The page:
Picture: Waterfront Redevelopment Plan
Well, that’s a bit of an exaggeration but this IS a very serious matter (and hence this post is a bit longer than usual).
There is an application for the redevelopment of the Waterfront Business Park near Fleet Railway Station by Helical Bar plc. This application will have obvious and undesired implications for Fleet Pond Nature Reserve.
From Hart District Council (my emphasis in bold):
“Last February (2008) the Council refused planning permission for the redevelopment of the site for 206 dwellings, for a number of reasons, including the loss of the site for employment purposes. An appeal has been lodged against this decision to the Secretary of State and an inquiry is due to commence on 6 January (2009) at the Civic Offices in Fleet”
“Any person or local body who wishes to make representations on any part of the Waterfront development, be that the principle of the residential development of the site, the layout, or the community infrastructure which they consider might be necessary if the appeal were to be allowed, is welcome to attend the Public Inquiry to give their views to the Planning Inspector.”
Full details on the proposed development can be found elsewhere on the Hart web site.
If you have time this Tuesday and are concerned about this matter, we strongly encourage to you to call in, even if for only a short time, to register your interest.
Colin Gray, Chairman of Fleet Pond Society, will be a making a formal objection speech as part of the appeal and here is an extract:
“Fleet Pond Society objects to the construction of blocks of 185 flats and 17 three-storey houses on land currently used for employment. The local authority has a recognised deficit of small business and industrial units in Hart District and it goes against their policy of retaining employment land to permit any change of use of this site.
The implications for Fleet Pond Local Nature Reserve and for the land immediately adjacent to the development site which is also notified Site of Special Scientific Interest are significant. There will be an unacceptable increase in disturbance from some 400 or more people who, with the totally inadequate allocation of open space within the development site, will see Fleet Pond as their back garden. Children need open space for exercise; places where they can have freedom to play ball games, ride tricycles and bicycles in a safe environment close to their homes and within sight of parents. There is no provision for informal play on the development site and this has potential for further erosion of the informal and quiet ambience of the nature reserve.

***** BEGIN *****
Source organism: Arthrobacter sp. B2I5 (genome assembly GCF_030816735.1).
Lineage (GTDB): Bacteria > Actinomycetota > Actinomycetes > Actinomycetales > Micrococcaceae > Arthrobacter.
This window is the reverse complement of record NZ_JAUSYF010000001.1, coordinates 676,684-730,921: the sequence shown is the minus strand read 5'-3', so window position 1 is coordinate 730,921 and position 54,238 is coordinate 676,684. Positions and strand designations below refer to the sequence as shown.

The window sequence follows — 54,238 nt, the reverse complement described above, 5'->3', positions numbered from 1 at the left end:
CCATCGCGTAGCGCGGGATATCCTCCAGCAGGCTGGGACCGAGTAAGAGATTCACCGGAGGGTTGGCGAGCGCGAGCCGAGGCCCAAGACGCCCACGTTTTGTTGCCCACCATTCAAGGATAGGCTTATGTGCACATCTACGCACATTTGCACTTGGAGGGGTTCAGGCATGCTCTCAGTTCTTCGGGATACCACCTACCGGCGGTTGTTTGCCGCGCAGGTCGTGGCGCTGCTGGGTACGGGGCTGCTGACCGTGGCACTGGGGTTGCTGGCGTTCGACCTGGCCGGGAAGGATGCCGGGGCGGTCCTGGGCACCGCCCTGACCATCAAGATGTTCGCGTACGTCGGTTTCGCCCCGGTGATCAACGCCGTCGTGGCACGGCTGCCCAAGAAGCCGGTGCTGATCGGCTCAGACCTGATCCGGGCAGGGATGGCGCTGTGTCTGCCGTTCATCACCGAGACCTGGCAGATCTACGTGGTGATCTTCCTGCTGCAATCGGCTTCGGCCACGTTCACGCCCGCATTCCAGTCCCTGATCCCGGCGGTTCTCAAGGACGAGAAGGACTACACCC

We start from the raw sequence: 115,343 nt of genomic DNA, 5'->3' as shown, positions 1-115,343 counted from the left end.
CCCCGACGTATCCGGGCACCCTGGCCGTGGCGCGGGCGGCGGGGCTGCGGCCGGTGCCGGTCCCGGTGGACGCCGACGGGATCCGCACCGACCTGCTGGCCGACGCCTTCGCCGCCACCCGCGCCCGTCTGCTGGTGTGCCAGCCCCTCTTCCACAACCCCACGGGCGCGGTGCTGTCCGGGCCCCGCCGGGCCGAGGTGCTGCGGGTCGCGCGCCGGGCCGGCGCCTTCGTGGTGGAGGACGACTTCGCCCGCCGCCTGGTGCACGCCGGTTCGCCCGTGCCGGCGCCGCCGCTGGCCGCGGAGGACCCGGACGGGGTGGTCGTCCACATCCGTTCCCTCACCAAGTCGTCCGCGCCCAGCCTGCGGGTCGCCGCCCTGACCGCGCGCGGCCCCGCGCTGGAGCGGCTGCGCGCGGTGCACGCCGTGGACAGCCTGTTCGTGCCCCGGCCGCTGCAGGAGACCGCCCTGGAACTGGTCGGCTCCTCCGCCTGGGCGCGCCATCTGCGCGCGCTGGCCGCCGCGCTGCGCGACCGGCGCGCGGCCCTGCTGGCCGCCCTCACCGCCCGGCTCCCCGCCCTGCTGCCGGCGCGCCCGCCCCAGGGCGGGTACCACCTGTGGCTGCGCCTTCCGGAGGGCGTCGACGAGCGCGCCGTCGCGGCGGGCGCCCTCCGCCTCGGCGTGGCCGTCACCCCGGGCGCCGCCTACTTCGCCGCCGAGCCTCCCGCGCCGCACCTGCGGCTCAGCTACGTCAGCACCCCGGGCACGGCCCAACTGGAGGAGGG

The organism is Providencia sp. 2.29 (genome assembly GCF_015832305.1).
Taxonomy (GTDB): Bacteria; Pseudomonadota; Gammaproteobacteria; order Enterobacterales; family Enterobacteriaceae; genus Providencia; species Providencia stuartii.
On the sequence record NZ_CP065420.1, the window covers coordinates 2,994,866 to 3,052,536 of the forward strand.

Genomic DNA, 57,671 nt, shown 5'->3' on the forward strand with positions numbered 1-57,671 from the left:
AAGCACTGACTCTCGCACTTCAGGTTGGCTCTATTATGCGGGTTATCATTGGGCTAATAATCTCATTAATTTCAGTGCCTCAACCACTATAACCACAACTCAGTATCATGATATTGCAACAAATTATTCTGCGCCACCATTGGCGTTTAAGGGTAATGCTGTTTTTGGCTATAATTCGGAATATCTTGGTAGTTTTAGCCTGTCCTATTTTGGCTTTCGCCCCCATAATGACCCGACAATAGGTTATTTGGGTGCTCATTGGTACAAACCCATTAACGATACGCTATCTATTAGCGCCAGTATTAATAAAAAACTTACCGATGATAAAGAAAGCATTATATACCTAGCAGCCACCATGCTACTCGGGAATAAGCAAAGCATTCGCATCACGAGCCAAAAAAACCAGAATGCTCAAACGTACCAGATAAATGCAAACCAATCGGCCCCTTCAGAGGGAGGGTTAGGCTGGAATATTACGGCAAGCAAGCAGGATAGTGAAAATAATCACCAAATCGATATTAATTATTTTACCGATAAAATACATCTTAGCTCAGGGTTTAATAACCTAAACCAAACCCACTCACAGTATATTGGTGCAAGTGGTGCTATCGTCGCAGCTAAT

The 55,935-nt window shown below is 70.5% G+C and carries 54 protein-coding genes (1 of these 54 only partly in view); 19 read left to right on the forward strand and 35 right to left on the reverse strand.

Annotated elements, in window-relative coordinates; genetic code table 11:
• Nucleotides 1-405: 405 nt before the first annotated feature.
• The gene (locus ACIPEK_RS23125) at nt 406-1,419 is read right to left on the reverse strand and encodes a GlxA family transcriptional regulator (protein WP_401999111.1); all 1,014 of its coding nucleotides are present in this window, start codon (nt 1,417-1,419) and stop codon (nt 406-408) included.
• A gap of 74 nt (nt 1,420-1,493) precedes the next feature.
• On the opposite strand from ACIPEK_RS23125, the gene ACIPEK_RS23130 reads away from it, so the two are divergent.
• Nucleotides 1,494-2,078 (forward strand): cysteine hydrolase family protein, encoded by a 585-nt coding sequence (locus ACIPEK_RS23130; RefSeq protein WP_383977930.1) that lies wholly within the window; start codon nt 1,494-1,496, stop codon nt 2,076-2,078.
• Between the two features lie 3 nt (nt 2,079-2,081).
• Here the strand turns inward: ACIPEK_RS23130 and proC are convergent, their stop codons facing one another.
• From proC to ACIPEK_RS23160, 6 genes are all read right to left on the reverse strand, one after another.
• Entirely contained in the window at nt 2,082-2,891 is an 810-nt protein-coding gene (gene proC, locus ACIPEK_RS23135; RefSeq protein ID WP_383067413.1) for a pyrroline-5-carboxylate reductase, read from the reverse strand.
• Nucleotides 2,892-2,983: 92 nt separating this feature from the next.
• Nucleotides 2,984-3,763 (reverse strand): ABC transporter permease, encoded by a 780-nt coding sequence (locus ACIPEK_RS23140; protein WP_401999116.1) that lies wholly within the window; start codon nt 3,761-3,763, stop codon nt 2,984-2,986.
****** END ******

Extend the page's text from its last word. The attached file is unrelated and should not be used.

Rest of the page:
Fleet Pond is not a public park nor is it a country park; in 1977 Hart District Council designated Fleet Pond as a Local Nature Reserve, which requires any amenity facility or public recreation to take full account of the potential impact on the wildlife. People come to Fleet Pond and enjoy it for its appearance of naturalness and lack of formal man-made structures other than those needed for fishing, for bridging water culverts or providing dry footways over very wet ground. We have installed fencing around those areas which are managed by grazing, but where possible these are placed such as to be as invisible as possible. It is an unfortunate fact that we will need to increase the number of areas that will need to be fenced for their protection. There is always a small minority of irresponsible dog owners who allow dogs to run free and uncontrolled through sensitive wildlife sites and people who walk off the marked paths, trample ground plants and disturb wildlife in the sensitive areas. This can only increase with increases in population.
We were pleased to see an education centre included in this application but our first responsibility must be to the potential impact on the SSSI from such a high density of dwellings.”
We will be keeping you informed of progress.